Instead of exclaiming "cane cattive!" (or "bad dog!") every time they step in errant dog "waste," officials in Naples, Italy, have a more scientific way to handle the problem.
Officials have been testing specimens left behind by dogs and careless owners for DNA, according to a report in the New York Times. The plan is eventually there will be a database of all city dogs, so any unwanted "waste" left on the sidewalk will be connected to the guilty dog and their owner.
The owner will then be fined 500 euros or approximately $685. Naples officials say that dog waste has become enough of a problem to warrant this high-tech intervention, although they acknowledge it's unusual.
"I know some people find it funny that with all the problems the city has, we would focus on dog poop," Tommaso Sodano, the vice mayor of Naples told the New York Times. "I know that."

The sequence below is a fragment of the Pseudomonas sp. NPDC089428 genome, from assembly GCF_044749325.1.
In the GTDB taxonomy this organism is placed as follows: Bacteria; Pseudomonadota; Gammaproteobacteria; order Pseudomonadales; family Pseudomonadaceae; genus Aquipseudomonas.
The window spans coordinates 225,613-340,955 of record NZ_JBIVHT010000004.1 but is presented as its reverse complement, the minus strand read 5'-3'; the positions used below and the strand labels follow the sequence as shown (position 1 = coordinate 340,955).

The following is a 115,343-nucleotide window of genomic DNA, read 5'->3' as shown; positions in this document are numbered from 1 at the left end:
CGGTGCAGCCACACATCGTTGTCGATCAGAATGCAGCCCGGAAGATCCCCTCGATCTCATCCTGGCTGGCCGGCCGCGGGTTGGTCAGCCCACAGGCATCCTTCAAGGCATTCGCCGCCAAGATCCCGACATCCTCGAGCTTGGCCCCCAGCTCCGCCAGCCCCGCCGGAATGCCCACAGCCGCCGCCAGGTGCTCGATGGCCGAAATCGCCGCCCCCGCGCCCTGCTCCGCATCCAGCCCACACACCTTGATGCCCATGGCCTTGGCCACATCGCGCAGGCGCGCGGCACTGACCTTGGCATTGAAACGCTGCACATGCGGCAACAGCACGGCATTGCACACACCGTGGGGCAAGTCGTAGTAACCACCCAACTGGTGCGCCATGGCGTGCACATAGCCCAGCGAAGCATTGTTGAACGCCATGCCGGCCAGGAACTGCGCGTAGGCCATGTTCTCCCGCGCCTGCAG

In the U.S., the unlikely practice has already been enforced by some strict apartment complexes and condos.
"It's messy and it smells," Deborah Violette, manager of the Timberwood Commons apartment complex in Lebanon, N.H., told ABC News in an earlier interview. "It's not acceptable."
In those cases any dogs on the premises are swabbed for DNA through a special service and if there is any offending waste found, a sample is shipped off to the lab for testing. The tests allow frustrated condo owners a way to identify any culprits who have refused to do their share of scooping.